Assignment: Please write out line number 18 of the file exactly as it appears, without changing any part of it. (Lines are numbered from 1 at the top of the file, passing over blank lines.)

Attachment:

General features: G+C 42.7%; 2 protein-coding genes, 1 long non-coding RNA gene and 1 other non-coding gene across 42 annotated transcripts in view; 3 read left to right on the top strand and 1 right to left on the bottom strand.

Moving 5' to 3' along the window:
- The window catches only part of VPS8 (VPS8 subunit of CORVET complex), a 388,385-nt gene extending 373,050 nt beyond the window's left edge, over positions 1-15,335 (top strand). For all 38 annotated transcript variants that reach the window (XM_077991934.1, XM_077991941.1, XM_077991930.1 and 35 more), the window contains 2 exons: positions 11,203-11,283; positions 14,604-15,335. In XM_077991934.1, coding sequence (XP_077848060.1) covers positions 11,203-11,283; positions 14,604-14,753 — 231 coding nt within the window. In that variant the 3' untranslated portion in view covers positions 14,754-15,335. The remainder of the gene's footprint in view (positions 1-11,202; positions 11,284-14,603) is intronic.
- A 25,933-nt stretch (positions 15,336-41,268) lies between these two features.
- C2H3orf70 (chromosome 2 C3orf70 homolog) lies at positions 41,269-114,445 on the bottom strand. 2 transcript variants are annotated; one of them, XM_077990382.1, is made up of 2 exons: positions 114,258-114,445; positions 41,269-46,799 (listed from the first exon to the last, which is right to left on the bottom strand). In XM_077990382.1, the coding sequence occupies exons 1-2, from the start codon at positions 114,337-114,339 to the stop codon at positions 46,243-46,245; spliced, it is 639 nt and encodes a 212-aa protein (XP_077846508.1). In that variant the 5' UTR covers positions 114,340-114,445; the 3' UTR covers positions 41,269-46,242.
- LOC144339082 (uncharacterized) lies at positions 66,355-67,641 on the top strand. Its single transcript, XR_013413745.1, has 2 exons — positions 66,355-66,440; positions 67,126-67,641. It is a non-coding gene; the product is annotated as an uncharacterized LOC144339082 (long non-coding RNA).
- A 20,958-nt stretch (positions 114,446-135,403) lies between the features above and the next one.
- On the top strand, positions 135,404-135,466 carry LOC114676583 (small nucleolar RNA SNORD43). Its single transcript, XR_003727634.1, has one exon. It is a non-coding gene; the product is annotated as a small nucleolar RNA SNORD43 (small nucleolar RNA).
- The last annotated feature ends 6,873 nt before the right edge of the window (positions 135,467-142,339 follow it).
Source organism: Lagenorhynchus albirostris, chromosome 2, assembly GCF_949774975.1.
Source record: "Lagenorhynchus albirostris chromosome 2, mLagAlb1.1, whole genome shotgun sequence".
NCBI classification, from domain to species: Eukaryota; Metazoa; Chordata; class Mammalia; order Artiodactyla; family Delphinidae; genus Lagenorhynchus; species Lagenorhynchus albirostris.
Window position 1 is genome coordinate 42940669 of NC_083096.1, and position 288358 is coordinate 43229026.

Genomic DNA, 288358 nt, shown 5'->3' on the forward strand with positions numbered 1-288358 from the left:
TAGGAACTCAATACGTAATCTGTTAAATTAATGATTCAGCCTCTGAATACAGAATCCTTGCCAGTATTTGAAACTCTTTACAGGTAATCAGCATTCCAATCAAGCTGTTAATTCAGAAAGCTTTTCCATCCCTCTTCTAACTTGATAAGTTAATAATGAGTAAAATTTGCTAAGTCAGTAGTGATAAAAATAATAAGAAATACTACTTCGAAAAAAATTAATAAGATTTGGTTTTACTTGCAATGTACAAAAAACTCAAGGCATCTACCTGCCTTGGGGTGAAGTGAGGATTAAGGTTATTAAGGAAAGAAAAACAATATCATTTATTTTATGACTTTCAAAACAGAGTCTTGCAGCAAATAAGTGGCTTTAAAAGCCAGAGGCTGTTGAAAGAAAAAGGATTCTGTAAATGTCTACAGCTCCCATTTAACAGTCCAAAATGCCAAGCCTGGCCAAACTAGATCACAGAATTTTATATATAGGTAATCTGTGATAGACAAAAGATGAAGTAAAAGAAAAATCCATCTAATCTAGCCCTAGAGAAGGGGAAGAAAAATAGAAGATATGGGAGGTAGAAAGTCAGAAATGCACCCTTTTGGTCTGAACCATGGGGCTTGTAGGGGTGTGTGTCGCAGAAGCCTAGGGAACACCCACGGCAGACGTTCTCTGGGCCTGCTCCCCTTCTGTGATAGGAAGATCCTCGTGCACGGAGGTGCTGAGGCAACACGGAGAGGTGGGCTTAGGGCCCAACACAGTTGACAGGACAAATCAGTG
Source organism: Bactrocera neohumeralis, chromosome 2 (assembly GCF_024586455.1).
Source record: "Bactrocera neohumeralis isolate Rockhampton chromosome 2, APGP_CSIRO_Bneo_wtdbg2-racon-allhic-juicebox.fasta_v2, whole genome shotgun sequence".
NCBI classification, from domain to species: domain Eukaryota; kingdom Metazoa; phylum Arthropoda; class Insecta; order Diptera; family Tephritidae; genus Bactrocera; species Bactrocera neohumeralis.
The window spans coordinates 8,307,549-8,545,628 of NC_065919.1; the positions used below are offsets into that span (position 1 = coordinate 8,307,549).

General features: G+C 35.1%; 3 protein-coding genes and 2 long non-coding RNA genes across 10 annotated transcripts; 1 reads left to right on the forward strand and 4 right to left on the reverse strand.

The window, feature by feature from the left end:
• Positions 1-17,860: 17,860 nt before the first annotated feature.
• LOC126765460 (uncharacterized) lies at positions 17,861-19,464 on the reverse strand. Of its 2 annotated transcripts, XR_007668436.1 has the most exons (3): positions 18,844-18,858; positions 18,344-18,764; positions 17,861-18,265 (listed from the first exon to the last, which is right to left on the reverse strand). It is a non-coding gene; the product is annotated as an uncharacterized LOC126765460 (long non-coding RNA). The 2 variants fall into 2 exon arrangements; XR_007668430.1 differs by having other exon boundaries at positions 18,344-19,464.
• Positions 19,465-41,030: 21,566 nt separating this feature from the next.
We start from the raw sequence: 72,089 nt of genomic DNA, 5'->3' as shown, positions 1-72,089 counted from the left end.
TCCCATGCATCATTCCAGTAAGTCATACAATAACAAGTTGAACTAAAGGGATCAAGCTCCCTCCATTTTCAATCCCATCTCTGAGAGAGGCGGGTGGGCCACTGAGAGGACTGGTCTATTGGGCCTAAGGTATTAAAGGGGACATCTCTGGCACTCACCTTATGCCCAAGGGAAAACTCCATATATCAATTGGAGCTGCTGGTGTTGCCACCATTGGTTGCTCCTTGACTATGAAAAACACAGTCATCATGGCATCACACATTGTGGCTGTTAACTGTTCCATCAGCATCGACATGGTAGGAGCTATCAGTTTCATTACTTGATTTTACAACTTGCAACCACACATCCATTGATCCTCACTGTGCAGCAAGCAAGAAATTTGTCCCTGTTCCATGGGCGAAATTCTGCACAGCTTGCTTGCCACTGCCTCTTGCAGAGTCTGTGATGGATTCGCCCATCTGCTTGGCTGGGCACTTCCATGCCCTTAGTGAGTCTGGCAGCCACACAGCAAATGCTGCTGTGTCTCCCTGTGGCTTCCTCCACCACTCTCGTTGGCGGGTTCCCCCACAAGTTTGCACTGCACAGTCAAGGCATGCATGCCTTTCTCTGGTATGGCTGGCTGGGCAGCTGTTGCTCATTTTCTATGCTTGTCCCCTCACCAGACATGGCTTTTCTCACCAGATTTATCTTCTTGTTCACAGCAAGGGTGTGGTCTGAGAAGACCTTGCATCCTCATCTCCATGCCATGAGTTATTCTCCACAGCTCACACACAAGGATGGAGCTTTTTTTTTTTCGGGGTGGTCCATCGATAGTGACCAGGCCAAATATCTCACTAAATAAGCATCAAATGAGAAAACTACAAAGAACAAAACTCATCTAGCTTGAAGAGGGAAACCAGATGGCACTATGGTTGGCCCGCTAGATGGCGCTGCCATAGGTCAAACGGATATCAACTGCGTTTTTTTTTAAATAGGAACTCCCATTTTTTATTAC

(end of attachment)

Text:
NCBI classification, from domain to species: domain Eukaryota; kingdom Metazoa; phylum Arthropoda; class Insecta; order Diptera; family Tephritidae; genus Bactrocera; species Bactrocera neohumeralis.